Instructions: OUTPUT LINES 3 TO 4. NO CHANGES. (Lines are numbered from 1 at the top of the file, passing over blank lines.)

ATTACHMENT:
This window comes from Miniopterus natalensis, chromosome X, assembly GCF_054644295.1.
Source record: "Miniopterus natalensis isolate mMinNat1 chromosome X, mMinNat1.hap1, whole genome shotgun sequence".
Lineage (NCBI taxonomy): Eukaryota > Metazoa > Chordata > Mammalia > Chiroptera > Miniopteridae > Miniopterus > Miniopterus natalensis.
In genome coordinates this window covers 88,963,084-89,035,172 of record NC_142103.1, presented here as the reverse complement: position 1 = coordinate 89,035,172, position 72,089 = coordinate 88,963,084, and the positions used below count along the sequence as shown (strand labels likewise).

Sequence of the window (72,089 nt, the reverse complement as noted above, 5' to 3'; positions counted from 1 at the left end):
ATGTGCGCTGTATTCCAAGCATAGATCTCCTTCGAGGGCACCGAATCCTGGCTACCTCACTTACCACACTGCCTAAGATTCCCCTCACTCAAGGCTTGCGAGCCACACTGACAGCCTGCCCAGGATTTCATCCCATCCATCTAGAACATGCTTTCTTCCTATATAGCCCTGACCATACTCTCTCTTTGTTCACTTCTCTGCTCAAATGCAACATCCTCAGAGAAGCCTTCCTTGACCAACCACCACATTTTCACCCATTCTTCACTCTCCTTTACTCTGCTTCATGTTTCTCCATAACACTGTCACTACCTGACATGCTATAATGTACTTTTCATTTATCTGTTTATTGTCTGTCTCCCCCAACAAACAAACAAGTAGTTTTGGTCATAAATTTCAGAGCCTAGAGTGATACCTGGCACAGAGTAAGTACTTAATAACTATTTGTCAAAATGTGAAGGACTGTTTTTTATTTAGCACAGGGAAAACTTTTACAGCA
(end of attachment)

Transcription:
Lineage (NCBI taxonomy): Eukaryota > Metazoa > Chordata > Mammalia > Chiroptera > Miniopteridae > Miniopterus > Miniopterus natalensis.
In genome coordinates this window covers 88,963,084-89,035,172 of record NC_142103.1, presented here as the reverse complement: position 1 = coordinate 89,035,172, position 72,089 = coordinate 88,963,084, and the positions used below count along the sequence as shown (strand labels likewise).